The average sale of a dog or cat wouldn’t be the sort of thing that would have either you or your customer thinking in financing terms. If we’re talking about a few hundred dollars, as with a typical pet store purchase, you’d almost have to question the financial status of a purchaser who didn’t have the available funds for such a transaction.
It would make you ask, “If he can’t afford $500 to buy the dog, how is he going to feed it?”
Good question. It’s probably in the dog’s best interest to think pretty carefully about that.
But what about the higher-end customer—the one who wants to get a purebred, which might run $2,000 or more if acquired directly from a high-end breeder? If you don’t work with suppliers like that, but you’d like to, is it feasible to offer customers leasing as an alternative to buying?
There are actually companies out there that specialize in pet leasing deals and that work through retailers. One of them is called Wags Lending, and it’s a division of Reno, Nevada-based Bristlecone Holdings. Wags takes applications from would-be lessors, connects them with pet stores or directly with breeders, negotiates lease terms and—if everything checks out—provides financing for the deal.
Would it make sense for a pet retailer to work with a company like this so customers would have the option of leasing?
When you’re talking about high-end, purebred animals, a retailer might be attracted by some of the added value available from the better breeders. Not only do they weed out parents with health or behavioral problems from the breeding pool, but they also take a lot of precautions to limit the owner’s risk for major vet bills. And the routine vet checkup at $25 a pop is not the concern we’re talking about here. We’re talking about the heart problem that could run the owner into the thousands of dollars—in many cases exceeding what was paid for the animal in the first place.
If a pet retailer wants to partner with breeders like that, you’re now giving customers access to much more desirable animals. That can bring in a whole new clientele that could spend some serious money in your store over the long term.
But if the customer bought the animal directly from the breeder, the cost could very well be $2,000 to $3,000, or even more. Put yourself into the picture as a retailer/middleman and now the price will have to go up even higher so you can get your cut. This might be when leasing, or at least leasing-to-own, could be a reasonable option to consider—even for a customer that has a solid income and can afford to take care of the animal.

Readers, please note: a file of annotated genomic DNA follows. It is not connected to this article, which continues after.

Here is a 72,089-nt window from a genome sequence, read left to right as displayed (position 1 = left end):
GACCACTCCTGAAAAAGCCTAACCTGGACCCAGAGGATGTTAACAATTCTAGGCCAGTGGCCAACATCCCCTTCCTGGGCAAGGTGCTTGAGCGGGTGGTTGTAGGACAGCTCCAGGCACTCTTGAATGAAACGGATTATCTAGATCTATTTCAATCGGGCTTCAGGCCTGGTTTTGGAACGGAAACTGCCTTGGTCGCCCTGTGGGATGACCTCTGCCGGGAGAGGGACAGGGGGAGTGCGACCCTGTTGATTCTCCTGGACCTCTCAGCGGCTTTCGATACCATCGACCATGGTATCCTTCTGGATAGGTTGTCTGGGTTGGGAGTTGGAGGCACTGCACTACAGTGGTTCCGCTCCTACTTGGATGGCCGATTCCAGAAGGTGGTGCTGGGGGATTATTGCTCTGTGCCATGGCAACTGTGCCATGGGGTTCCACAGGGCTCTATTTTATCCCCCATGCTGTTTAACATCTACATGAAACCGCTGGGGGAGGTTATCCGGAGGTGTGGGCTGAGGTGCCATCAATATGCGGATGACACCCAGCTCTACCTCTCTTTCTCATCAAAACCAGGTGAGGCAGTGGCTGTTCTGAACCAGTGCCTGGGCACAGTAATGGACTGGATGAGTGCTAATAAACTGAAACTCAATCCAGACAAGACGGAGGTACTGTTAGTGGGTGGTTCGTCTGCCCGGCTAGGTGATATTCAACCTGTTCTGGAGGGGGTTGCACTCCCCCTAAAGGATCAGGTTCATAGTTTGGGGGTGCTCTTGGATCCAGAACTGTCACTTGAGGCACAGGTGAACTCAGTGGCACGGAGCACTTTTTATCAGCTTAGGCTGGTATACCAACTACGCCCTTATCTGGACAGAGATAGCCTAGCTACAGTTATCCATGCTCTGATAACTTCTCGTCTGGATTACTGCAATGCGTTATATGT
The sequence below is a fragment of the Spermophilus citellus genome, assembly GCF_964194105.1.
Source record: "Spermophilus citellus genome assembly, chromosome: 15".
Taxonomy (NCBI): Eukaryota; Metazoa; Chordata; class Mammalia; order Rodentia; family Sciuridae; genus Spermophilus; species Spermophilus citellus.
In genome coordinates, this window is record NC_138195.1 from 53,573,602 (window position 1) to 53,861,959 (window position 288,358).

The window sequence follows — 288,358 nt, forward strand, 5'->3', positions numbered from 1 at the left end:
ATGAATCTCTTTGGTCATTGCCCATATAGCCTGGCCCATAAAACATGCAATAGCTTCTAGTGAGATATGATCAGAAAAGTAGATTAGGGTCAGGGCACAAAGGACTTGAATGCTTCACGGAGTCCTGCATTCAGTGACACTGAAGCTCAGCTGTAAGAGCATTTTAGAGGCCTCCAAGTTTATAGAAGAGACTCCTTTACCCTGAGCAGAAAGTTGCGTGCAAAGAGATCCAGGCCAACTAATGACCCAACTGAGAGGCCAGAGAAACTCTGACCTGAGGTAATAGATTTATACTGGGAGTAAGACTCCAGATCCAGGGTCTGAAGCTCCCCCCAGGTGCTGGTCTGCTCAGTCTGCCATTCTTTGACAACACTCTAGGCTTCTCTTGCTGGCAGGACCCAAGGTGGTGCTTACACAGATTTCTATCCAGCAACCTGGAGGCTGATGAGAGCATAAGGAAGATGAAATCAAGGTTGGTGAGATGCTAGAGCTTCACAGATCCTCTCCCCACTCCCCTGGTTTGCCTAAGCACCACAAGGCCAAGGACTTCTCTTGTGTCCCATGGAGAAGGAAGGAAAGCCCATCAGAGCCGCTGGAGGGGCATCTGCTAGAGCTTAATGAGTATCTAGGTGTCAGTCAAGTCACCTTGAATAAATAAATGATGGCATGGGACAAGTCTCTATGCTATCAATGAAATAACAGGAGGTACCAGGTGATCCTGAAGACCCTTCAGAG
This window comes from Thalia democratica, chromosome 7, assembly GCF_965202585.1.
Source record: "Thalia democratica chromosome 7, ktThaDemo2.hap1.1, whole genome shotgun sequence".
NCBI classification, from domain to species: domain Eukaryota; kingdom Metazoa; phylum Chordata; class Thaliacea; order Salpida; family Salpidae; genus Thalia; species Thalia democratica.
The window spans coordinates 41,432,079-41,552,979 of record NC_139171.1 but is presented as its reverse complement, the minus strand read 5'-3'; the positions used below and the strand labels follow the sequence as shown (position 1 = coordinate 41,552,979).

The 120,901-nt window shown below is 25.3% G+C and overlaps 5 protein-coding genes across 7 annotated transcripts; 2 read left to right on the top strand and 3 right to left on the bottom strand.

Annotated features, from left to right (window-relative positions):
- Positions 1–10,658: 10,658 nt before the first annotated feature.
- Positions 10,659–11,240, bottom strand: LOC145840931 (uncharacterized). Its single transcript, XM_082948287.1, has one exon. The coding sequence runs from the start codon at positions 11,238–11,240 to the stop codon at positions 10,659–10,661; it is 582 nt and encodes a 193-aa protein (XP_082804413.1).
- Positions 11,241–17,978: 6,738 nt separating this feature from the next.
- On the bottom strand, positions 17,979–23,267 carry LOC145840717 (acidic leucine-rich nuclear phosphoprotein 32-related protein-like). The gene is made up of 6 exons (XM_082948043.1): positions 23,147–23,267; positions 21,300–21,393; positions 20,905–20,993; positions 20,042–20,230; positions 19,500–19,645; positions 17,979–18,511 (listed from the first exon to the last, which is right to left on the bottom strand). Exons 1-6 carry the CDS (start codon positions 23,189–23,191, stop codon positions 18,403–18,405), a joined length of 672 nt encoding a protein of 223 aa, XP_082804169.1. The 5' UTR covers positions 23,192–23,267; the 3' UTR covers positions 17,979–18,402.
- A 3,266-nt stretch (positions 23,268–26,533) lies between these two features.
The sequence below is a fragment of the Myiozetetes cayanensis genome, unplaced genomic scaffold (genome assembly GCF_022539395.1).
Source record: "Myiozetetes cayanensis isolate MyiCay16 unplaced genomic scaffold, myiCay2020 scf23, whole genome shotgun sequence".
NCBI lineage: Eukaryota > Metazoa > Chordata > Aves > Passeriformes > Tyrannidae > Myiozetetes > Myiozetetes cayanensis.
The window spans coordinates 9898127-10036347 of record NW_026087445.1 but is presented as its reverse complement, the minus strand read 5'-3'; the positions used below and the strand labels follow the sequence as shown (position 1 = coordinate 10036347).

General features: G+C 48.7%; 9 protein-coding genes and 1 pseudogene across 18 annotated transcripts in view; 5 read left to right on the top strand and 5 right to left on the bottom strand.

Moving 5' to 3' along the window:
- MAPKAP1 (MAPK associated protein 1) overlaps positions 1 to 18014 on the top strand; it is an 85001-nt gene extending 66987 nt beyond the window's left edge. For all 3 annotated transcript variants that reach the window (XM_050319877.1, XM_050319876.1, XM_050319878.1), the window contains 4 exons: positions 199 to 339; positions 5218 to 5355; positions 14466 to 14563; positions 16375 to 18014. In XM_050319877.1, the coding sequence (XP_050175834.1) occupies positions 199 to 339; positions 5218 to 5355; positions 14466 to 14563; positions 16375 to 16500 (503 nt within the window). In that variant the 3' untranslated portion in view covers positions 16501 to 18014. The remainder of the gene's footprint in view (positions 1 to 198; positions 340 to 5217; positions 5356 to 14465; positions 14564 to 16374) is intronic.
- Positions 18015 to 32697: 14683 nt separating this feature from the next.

This might also present you with an opportunity to protect your customers by checking out the breeders to make sure they’re reputable. We’ve all heard sad stories about people who purchased an animal from a backyard breeder who didn’t really know what he or she was doing and then the owner ended up taking on a world of problems and unanticipated costs. If you can tell a high-end customer you’ve run background on the breeder and can attest to his or her reputation, you’ve provided a lot of value to that customer.
But what potential downsides should you consider in working with a leasing company?
First, if you’re going to take on the task of vetting breeders, then you have to vet breeders. Do you know how to do that? Can you devote the time and the resources to it? It’s easy for someone like me to sit here and say, “Hey, offer a value-added service to your customers! They’ll love it!”
They will if you can do it successfully—but you’re the one who has to do it, not me. So, you have to decide if you have the expertise and the capacity to pull it off. Remember: as far as the customers’ concerned, you’re the one leasing them the animal—not the breeder and not the leasing company. If you get it wrong and there are problems, you’re the one they’re going to hold responsible.
That gets us into another cautionary area with this whole idea: The more people you’re dealing with in any transaction, the more complicated it becomes to maintain control of your risk and exposure. Theoretically, it would be to your advantage to have a finance company pay you up front in larger transactions, then deal with the customer on payments and so forth. That’s all great, as long as it works the way it’s supposed to. I’m not saying this to cast aspersions on any particular finance company, but the more parties you have involved in anything, the more potential there is for entanglements.
A customer who pays you $500 for an animal—whether via cash, debit or credit—has just graced you with $500. And you now havc a two-way relationship with that customer. That’s the easiest kind to manage. It’s not a $3,000 purchase, but there is such a thing as a high-cost sale, not only in terms of your acquisition cost but also in terms of how much maintenance the after-sale relationship will require.
Finally, it’s important to understand what we mean when we talk about “leasing” an animal. When you lease a car, you turn it in at the end of the lease. You didn’t buy it and you don’t own it. Surely that can’t be the way it works when you lease a pet. If “lease” is merely a euphemism for the financing of a purchase, fine. But even then, what happens if the customer defaults? Does the leasing company repossess the animal? A car doesn’t care who owns it. A pet does.
Of course, these are the same considerations any pet retailer has to deal with when completing a transaction. An animal is a very special kind of merchandise, and it has to be handled in just the right way. If everybody involved in “leasing” a pet sees it that way, then maybe such a novel concept can actually work.
But if they don’t, who do you think is going to hear about it? That’s right. You are.